2019 Update: We still stand by this advice on looking professional in cold weather — but you may also want to check out our more recent story on how to dress professionally on the coldest days.
Reader J has a question probably shared by a lot of other recent graduates… how can you look professional in cold weather? What should you wear to work when it’s cold outside?
I have a question about getting dressed in the colder weather. I just graduated from law school and am now beginning my career up north after living in the south for my entire life. After only working summer jobs my whole professional life, I have warm weather office wear down. The big problem is that I have absolutely no idea how to dress myself for work in the winter. Do I wear boots to work? Do I wear something different for the train ride to work? What do I do when it’s raining in all directions? Please help!
This is an excellent question, if only because nothing is sadder than a grown woman wearing a ski jacket with a skirt suit, or someone trouncing around the office in Ugg boots. (Pictured: Ewww! I just got some slush down inside my boots. I really *hate* that!, originally uploaded to Flickr by Ed Yourdon.) In general, cold weather dressing should entail:
- Outerwear: Buy a warm coat that is long enough to (at least) cover your suit jackets (and big enough to wear your suit jackets beneath!). I like the knee-length versions (such as yesterday’s TPS) but there are some mid-thigh versions, as well as some calf-length versions that work nicely. Ultimately, look for something sleek, versatile, and don’t be afraid to splurge — buy the highest quality you can afford, because this coat should last you at least three years (preferably 10-15!).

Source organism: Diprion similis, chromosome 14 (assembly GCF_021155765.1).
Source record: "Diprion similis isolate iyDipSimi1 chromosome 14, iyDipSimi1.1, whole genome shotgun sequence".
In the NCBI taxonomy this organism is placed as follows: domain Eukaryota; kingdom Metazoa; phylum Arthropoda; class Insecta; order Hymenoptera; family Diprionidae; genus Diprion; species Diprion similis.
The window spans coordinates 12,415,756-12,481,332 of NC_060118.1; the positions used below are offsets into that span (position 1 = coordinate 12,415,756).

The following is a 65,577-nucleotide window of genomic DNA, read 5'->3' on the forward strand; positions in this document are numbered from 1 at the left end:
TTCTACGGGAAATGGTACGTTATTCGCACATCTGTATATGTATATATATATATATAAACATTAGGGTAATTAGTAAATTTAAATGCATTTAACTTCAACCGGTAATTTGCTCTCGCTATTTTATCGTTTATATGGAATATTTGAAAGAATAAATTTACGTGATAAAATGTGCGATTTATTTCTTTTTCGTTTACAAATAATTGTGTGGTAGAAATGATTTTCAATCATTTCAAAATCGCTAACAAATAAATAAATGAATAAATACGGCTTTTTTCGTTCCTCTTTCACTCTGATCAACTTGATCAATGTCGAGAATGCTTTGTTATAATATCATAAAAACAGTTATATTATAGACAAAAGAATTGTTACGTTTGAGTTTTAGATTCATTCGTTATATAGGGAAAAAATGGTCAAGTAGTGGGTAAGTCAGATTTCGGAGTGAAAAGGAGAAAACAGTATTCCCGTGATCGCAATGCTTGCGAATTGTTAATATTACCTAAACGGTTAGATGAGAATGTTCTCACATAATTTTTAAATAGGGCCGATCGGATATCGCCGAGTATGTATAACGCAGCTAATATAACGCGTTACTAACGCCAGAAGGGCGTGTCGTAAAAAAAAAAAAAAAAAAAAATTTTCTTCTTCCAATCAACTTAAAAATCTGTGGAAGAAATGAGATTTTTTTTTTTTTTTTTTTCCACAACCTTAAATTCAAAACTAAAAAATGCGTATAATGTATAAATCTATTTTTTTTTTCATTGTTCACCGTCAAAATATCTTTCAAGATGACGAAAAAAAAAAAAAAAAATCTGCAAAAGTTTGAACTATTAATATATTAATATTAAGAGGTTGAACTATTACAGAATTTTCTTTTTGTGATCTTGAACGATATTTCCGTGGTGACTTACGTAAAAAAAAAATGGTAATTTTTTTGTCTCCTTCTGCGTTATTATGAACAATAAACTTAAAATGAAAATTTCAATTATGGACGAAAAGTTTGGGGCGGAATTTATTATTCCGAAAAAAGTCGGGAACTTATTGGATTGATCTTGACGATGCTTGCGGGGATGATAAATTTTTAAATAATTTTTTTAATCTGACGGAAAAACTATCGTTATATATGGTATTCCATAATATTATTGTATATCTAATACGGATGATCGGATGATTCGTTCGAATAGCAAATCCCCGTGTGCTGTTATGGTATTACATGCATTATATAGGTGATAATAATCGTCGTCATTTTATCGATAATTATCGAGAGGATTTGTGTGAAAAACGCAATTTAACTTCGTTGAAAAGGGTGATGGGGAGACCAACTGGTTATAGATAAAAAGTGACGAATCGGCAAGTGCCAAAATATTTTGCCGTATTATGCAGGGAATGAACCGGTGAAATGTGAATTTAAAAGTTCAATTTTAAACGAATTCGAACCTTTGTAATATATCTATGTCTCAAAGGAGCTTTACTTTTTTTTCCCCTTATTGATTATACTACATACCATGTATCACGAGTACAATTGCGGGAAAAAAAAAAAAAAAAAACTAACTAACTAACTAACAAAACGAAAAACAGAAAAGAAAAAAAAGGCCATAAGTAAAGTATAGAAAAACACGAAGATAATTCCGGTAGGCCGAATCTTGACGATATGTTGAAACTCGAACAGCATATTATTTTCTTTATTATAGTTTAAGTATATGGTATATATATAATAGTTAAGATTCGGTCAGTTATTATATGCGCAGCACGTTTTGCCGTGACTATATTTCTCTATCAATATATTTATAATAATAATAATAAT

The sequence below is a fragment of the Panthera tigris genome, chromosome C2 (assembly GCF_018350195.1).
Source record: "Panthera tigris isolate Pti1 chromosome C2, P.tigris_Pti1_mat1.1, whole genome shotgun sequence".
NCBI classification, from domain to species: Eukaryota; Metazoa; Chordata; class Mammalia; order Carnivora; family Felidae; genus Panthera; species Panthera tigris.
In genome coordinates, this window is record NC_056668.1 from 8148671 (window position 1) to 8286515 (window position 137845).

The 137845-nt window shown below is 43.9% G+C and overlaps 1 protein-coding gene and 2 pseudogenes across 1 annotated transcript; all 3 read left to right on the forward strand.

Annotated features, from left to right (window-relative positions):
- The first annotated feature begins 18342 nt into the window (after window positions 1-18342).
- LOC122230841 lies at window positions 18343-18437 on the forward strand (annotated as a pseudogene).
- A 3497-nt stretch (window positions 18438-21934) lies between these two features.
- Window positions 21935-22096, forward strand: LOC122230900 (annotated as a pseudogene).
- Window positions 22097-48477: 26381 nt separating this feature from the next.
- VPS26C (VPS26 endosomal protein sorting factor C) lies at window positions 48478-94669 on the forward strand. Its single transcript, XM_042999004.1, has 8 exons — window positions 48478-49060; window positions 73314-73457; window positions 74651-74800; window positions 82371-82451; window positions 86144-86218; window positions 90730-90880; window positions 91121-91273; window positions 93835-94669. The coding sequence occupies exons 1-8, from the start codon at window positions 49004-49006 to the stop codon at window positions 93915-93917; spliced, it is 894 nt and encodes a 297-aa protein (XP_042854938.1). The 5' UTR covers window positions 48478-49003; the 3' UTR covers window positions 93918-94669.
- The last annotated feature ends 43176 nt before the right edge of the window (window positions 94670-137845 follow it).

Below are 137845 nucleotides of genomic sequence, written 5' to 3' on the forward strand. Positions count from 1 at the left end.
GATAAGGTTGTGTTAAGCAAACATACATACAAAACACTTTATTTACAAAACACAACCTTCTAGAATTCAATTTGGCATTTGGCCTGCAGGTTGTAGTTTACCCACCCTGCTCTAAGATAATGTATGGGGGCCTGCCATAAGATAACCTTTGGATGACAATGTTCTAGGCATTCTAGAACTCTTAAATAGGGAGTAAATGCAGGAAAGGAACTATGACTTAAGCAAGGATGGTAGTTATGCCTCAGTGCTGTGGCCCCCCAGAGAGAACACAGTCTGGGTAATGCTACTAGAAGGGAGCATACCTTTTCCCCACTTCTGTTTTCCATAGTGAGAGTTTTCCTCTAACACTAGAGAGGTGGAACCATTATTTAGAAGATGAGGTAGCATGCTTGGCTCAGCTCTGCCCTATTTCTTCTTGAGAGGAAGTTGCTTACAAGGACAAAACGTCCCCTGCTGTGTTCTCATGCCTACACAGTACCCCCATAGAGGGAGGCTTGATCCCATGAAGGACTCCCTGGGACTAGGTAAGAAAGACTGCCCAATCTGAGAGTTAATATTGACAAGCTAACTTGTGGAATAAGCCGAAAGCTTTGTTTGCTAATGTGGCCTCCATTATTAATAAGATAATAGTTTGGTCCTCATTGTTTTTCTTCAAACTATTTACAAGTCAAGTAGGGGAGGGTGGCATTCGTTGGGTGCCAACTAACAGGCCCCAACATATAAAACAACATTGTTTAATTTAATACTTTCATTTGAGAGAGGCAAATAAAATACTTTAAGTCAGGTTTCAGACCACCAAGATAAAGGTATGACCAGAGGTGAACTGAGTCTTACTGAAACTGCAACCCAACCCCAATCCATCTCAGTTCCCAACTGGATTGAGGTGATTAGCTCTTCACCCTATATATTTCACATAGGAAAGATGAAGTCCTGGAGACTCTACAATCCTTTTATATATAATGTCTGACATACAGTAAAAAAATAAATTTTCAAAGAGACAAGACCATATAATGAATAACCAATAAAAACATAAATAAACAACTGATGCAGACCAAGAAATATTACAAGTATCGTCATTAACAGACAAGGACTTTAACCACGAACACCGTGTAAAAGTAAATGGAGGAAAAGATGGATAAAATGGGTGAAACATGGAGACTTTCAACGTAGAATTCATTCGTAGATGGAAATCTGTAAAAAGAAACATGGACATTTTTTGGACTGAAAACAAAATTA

- Footwear: Obviously, you can’t wear flip flops to commute to work in the winter — and I would argue that, if you must wear Ugg boots (or anything similar) they’re only acceptable for commuting shoes. Otherwise, there are a ton of options. I’ve always found that for light snowy days, the ankle/calf-length boot (worn with pants) is the most comfortable option — a number of brands make weatherproof boots (Aquatalia by Marvin K., La Canadienne); you can also buy weatherproofing spray for your shoes.
- Headwear: I’ve always heard that 80% of heat escapes from your head, but I’ve now heard that’s a myth — either way, I’m a fan of hats when things get cold and blustery! That said, I don’t think people will deem it “unprofessional” if you don’t wear a hat — to each his own. (If you’re looking for advice on which hats are *more* professional, you may want to check out this older post on which winter hats are professional.)
For extreme weather, there are a number of options. For truly chilly days, I love silk long johns — they’re lightweight enough to not be noticed beneath clothes, but the silk blocks the wind. For days where “the rain is coming down in all directions,” as you put it — or the snow/slush is more than a foot deep — for my $.02, I’d advise you to wear a skirt and pair it with either waterproof boots or, for commuting purposes, a subtle rain boot like Hunter with a nice thick sock (such as Hunter – Welly Socks, available at Zappos for $30).
Readers, what are your closet staples for looking professional in cold weather?